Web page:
My phone alarm goes off at 5.15am and immediately snaps me out of a blissfully dreamy state. Eeek! I immediately start to panic. The race starts at 5.30am!
I’m staying at the historic 3Nagas Hotel which is a few hundred metres from the start line of the Luang Prabang Half Marathon. I quickly calculate that I can still make the start. My mind races while hopping around, one leg in my running tights, trying to put five-finger toe socks on the other foot, while guzzling an oat slice. Adrenalin pumps through my body and I berate myself for being so irresponsible.
“Why didn’t my 3.30am alarm wake me? What has gone wrong?” I wonder.
Sure, we’ve been on the road for a week and my usually disciplined pre-race week routine has evolved into deliciously decadent three course dinners, mojitos and Singapore Slings alongside indulgent breakfast buffets. Not ideal. It’s been far from a regular week with four flights and four hotel stays travelling across four countries so my body clock is a little awry. At least there has been terrific hotels (thank you Accor Hotels!) with fabulous treadmill-equipped gyms so the running part of pre-race week has gone to plan.
But that’s no excuse to miss the start of a race. The whole purpose of our trip is to raise funds and run the half marathon. Amidst the panic, I’m already thinking how will I explain this to my hosts who have sent me here in good faith: I’m tasked with writing about this event in the wonderful UNESCO town of Luang Prabang as a fundraiser for Lao Friends Hospital for Children. There’s other alarm bells ringing in my head as I briefly wonder why my friends didn’t knock on my door? I’ve not got time to give it any more thought beyond imagining Annabel and Dennis already at the start line.
It’s 5.18am. I guzzle from the water bottle beside the bed and grab another one to stash in my race belt.
“It’s ok,” I think, “I’ve got 12 minutes to get out the door and to the start line.” So long as I start the race my finish time is irrelevant I figure. I just need to start, no matter how disheveled.
“I can do this.”
These four words have been my mantra through every race I’ve run since taking up marathon running a few years ago. “I haven’t quite blown it yet,” I tell myself pulling my shirt over my head while jamming my feet into my runners.
It’s 5.19am and I’m dressed and ready to bolt down the stairs and out the door. 4 minutes is surely a record! “I can run to the start and call it my warm up!”
But I need to go to the toilet. Like a shuttlecock flipping over a badminton net I weigh up whether I have enough time. Knowing the potential repercussions if I don’t go (no, let’s not even go there… you really don’t need to know), I sacrifice precious minutes for essential ablutions.
It’s 5.22am when I catch a glimpse of myself in the bathroom mirror. My long hair is awry and last night’s mascara shadows my lower lids. There’s no time to brush my teeth. I look a fright, but I don’t care.
Grabbing my room key and phone I glance at the screen and register the time. And the date. It’s Saturday 22 November. The race is on Sunday 23 November.
Shit. I can’t believe it. I look again. Then I check the date on my laptop screen. Sure enough, it’s Saturday.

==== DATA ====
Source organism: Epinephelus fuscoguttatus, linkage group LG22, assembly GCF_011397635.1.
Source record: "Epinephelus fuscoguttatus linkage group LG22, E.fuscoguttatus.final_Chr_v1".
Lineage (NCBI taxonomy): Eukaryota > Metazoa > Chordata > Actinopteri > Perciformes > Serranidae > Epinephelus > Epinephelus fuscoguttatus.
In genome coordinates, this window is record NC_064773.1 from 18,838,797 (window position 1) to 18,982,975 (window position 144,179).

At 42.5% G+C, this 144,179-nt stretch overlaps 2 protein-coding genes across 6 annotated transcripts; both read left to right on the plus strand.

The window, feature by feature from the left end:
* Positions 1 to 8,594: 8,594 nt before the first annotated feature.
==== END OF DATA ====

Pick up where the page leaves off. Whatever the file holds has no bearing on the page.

Collapsing on my bed I don’t know whether to laugh or cry. “It’s Saturday!”
Instead of running, today we’re visiting Elephant Village just out of town, where we’ll learn from mahouts about training elephants with gentle words rather than the more common and barbaric hooks. We learn half a dozen Laos words to guide the elephants, which I forget long before I clamber unladylike, legs and arms askew, onto the wiry-bristled neck of Kham Khoun. At 43 years old she’s the old lady of the village and I immediately fall in love with her soft eyes shaded by delicate lashes. This, despite being terrified as she lumbers through the forest, no-doubt totally confused as I mix up my commands telling her to go left, right and straight ahead when I really mean stop! The only one I get right is thank you.
“Kop chai lye lye Kham Khoun,” I say as I sidle down her flank, grateful for a gentle nature which precludes her from tossing me into the jungle.
I do manage to run the Luang Prabang Half Marathon on Sunday, arriving in plenty of time to soak up the atmosphere beside elaborately gilded Haw Pha Bang temple in the grounds of the Royal Palace. Annabel and I line up in the dark alongside over 900 runners from 42 countries. Nominated by CNN as one of Asia’s best, it’s easy to accept their claim. Twice we cross the coffee-coloured water of the Nam Khan River, one bridge an ancient timber structure that wobbles underfoot. 3-wheeled tuk tuks dart ahead, children wave colourful flags, and volunteers directing traffic press their palms together in the traditional wai greeting. Team Sofitel runners are spotted both on the course and manning water stations while Dennis, our tireless support crew and anti-morning person, has forsaken his beauty sleep to snap photos and cheer street-side in the intense heat.
Streets lined with ancient French colonial architecture give way to countless wats (or temples) of varying degrees of grandiosity. Home to saffron-robed monks, runners follow the same route barefoot monks take each morning as they collect offerings in urns slung across their shoulders. Alms-giving is a sacred custom steeped in tradition dating back to the 14th century where monks rise pre-dawn to collect food for their only meal of the day. It sits nicely with the charitable act of giving that the event embraces, with runners raising over USD45,000. I silently pray that the monks are not quite so tardy as myself when it comes to time-keeping.
Read Annabel Candy’s wrap up from the Luang Prabang Half Marathon
Fiona Harper was a guest of Accor Hotels and Fly Scoot